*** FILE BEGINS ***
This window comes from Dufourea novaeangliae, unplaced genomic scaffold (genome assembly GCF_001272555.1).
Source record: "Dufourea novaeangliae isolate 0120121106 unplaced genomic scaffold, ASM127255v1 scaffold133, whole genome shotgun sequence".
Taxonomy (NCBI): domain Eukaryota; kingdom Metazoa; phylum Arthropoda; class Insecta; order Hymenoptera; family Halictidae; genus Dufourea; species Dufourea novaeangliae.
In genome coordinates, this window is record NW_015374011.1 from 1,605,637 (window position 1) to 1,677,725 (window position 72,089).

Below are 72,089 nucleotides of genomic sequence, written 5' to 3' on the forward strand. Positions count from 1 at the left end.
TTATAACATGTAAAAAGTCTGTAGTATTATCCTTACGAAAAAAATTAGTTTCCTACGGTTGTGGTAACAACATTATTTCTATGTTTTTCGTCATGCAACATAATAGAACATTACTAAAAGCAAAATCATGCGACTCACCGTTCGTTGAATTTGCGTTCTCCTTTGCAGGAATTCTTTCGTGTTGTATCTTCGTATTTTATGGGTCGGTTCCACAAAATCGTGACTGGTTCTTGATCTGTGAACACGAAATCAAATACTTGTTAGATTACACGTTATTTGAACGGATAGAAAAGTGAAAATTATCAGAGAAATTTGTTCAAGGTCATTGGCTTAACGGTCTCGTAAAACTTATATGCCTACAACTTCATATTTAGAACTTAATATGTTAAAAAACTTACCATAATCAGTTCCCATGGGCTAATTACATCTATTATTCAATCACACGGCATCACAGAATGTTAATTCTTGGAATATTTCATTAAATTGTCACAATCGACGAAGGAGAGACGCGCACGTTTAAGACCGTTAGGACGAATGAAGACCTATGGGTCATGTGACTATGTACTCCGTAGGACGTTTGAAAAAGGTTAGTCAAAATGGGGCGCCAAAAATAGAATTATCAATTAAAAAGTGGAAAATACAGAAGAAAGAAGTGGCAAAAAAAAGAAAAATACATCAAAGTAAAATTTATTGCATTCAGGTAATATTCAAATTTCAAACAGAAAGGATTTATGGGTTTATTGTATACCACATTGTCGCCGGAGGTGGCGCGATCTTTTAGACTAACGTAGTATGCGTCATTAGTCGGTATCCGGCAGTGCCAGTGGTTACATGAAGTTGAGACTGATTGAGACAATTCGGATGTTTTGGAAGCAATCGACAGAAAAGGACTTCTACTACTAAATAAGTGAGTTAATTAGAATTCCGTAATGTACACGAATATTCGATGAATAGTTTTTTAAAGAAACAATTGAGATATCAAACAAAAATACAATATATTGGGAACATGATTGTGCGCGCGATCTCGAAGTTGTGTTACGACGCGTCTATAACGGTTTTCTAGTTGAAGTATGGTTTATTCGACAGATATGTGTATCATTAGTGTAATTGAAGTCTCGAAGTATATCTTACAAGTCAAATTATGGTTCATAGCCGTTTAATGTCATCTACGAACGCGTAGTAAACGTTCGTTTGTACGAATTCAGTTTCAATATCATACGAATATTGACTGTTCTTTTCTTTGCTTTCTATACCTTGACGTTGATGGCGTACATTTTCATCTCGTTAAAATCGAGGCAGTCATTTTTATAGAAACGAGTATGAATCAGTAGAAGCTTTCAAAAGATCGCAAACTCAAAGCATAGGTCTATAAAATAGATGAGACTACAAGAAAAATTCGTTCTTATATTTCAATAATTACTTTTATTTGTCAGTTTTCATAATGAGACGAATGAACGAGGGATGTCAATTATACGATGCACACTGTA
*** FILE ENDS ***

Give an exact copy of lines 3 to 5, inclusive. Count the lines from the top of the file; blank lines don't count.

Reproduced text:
Taxonomy (NCBI): domain Eukaryota; kingdom Metazoa; phylum Arthropoda; class Insecta; order Hymenoptera; family Halictidae; genus Dufourea; species Dufourea novaeangliae.
In genome coordinates, this window is record NW_015374011.1 from 1,605,637 (window position 1) to 1,677,725 (window position 72,089).

Below are 72,089 nucleotides of genomic sequence, written 5' to 3' on the forward strand. Positions count from 1 at the left end.